In one set of studies (Park, Young, Troisi, & Pinkus, in press), my collaborators and I examined the impact of everyday romantic goal strivings on women’s attitudes toward Science, Technology, Engineering, and Math (STEM). We hypothesized that women (but not men) would show less interest in STEM when the goal to be romantically desirable is activated, because pursuing intelligence goals in masculine domains may conflict with the goal to be romantically desirable. Consistent with hypotheses, women (but not men) who viewed images (Study 1) or overheard a conversation (Study 2) related to romantic goals expressed less favorable attitudes toward STEM than women who were exposed to images or conversations related to intelligence goals. A daily diary study (Study 3) further revealed that on days when women pursued romantic goals, the more desirable they felt and the more romantic activities they engaged in, but the fewer math course activities they engaged in. In addition, the more women pursued romantic goals on the previous day, the more desirable they felt, but the fewer math course activities they engaged in on the following day.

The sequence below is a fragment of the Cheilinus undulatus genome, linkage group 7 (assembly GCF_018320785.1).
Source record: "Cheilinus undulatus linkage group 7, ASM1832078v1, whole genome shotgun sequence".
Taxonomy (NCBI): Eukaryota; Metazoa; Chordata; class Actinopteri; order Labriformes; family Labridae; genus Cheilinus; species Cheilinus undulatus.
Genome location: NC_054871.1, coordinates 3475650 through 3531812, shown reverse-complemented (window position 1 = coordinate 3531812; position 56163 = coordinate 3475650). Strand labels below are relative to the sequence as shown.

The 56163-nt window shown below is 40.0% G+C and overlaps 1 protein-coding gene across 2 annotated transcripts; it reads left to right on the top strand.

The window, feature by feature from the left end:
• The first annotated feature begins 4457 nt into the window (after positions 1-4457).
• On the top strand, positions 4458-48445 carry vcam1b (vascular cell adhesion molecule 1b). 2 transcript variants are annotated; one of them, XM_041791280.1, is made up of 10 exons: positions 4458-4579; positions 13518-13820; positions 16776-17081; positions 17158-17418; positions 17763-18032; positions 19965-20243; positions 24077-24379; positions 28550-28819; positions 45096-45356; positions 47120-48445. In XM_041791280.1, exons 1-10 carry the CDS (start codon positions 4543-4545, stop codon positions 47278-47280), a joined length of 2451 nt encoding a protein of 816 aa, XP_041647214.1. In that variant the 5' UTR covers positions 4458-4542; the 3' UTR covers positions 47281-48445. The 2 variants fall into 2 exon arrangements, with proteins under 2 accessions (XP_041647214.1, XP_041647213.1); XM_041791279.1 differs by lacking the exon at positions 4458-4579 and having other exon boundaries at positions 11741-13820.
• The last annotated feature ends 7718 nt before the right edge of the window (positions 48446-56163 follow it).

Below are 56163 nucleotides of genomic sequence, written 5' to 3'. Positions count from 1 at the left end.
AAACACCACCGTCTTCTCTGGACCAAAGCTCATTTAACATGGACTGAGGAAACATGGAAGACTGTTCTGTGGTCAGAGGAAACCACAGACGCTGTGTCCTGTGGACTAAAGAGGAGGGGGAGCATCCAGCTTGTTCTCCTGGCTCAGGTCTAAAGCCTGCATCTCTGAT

In another set of studies (Park, Troisi, Young, & Eastwick, under review), women (but not men) who preferred romantic partners who were smarter than themselves endorsed both personal and societal beliefs that women who are less intelligent than men in masculine domains are romantically desirable (Study 1). Indeed, the more women preferred a smarter partner, the worse they performed on a math test (Studies 2-3) and expressed less identification with math, but not with the arts (Study 3) when romantic desirability goals were activated.
Together, the findings from the studies thus far suggest that women’s goal pursuits related to romantic desirability and intelligence goals have important implications for predicting interest and performance in STEM fields.
Park, L., Young, A., Troisi, J., and Pinkus, R. (in press). Effects of everyday romantic goal pursuit on women’s attitudes toward math and science. Personality and Social Psychology Bulletin.